Greening San Francisco's Old Mint

written by:
February 25, 2010

Last year I had the chance to take a press preview of the Old Mint in San Francisco. It's right downtown, just opposite the San Francisco Chronicle, and though it's unused at present, it's set to become the home of the San Francisco Museum and Historical Society. Nevermind that the building was awarded to the group some seven years ago, or that "Granite Lady" is still a good shot away from being ready for the public. The date I heard bandied about for opening was "2013" and the amount of cash needed to make up the rest of the budget was in the "tens of millions." That said, the Old Mint stands a chance to be one of the greenest museums on the books. Read the article here.

Read Full Article
  • 
  Here's a picture of the Old Mint from 1889. It still stands at the corner of Mission St. and Fifth St. in large part thanks to it's foundation, which rests of loose gravel and soil, allowing the building to roll and shift during the 1906 earthquake instead of cracking and splitting apart.
    Here's a picture of the Old Mint from 1889. It still stands at the corner of Mission St. and Fifth St. in large part thanks to it's foundation, which rests of loose gravel and soil, allowing the building to roll and shift during the 1906 earthquake instead of cracking and splitting apart.
  • 
  By reopening windows that were long sealed, and embracing the courtyard as a natural lung for the building, the Old Mint can return to the very progressive natural ventilation system that Mullet devised back in 1874.
    By reopening windows that were long sealed, and embracing the courtyard as a natural lung for the building, the Old Mint can return to the very progressive natural ventilation system that Mullet devised back in 1874.
  • 
  This rendering shows how Alfred Mullet's building--he also did the executive building next to the White House--will look when the renovation is complete. At present San Francisco is one of only two major cities without a museum dedicated to its history. Staggeringly, history-obsessed Boston is the other.
    This rendering shows how Alfred Mullet's building--he also did the executive building next to the White House--will look when the renovation is complete. At present San Francisco is one of only two major cities without a museum dedicated to its history. Staggeringly, history-obsessed Boston is the other.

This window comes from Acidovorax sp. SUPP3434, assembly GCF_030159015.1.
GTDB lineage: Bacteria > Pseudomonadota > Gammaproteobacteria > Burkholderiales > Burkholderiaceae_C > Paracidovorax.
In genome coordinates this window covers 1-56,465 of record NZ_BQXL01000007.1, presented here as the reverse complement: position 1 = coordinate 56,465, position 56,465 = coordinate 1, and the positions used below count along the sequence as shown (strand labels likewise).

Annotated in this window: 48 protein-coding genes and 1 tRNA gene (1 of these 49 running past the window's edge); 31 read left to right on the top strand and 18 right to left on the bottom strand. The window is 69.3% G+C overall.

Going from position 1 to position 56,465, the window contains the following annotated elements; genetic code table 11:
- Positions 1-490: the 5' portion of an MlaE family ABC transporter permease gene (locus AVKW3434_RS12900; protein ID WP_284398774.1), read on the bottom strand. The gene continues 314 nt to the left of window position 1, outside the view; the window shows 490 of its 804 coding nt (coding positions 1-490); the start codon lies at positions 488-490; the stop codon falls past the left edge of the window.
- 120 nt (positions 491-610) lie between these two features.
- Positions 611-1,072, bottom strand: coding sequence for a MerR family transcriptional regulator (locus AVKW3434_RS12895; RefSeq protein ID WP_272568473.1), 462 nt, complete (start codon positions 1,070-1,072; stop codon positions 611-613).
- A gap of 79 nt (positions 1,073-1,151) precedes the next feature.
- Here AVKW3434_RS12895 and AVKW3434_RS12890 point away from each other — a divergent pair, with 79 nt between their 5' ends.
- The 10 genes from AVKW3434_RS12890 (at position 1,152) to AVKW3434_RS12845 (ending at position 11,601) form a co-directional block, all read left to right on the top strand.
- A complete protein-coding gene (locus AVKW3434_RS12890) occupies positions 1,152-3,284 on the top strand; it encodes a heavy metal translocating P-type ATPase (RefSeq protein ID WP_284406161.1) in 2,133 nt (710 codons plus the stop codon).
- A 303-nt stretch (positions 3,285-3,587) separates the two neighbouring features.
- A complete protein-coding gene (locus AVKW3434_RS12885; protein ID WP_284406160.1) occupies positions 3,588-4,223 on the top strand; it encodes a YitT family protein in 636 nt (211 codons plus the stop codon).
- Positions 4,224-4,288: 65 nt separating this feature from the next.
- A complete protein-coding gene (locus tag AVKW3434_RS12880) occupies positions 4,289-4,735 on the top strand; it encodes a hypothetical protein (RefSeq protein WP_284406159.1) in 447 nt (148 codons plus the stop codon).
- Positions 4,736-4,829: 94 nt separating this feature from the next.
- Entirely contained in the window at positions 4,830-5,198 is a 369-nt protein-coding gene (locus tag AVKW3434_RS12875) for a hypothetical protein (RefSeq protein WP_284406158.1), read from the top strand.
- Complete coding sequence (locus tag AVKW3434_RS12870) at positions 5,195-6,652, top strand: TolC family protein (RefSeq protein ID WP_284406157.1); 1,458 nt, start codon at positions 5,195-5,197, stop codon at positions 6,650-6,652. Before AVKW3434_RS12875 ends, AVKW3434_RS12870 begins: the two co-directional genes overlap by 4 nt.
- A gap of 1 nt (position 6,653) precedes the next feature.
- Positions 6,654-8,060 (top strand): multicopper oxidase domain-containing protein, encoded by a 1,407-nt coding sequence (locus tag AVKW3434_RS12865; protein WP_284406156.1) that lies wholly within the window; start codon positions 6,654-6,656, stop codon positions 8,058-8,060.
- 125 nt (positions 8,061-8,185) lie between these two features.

• 
  Here's a view of the Old Mint today. You can see the San Francisco Chronicle building to the south (just across Mission St.) and to the north is a recently-renovated outdoor space called Mint Plaza. An interior courtyard in the Old Mint will be open to the public free of cost, and serve as an internal lung for the building's ventilation system.
    Here's a view of the Old Mint today. You can see the San Francisco Chronicle building to the south (just across Mission St.) and to the north is a recently-renovated outdoor space called Mint Plaza. An interior courtyard in the Old Mint will be open to the public free of cost, and serve as an internal lung for the building's ventilation system.
  • 
  This diagram shows how the Old Mint will capture rainwater through a canopy system that funnels run-off into a drainage system that can be treated and stored onsite. A green roof will use up some of the water, but other functions, such as use in the plumbing system, will help ease reliance on city water.
    This diagram shows how the Old Mint will capture rainwater through a canopy system that funnels run-off into a drainage system that can be treated and stored onsite. A green roof will use up some of the water, but other functions, such as use in the plumbing system, will help ease reliance on city water.
  • 
  The building is already quite advanced in terms of passive ventilation and temperature control, but by dividing it into various occupational zones, and permitting localized climactic zones, the building can address particular heating and cooling needs without taking the whole of the structure along with it.
    The building is already quite advanced in terms of passive ventilation and temperature control, but by dividing it into various occupational zones, and permitting localized climactic zones, the building can address particular heating and cooling needs without taking the whole of the structure along with it.
  • 
  The central courtyard in the building was designed to allow daylight to penetrate to the ground floors of the building. In 1914 a new floor was built higher up, cutting off the bottom floors from daylight. Modifying that addition will permit Mullet's ideas to come back into play.
    The central courtyard in the building was designed to allow daylight to penetrate to the ground floors of the building. In 1914 a new floor was built higher up, cutting off the bottom floors from daylight. Modifying that addition will permit Mullet's ideas to come back into play.

@current / @total

Read Full Article

Join the Discussion

Loading comments...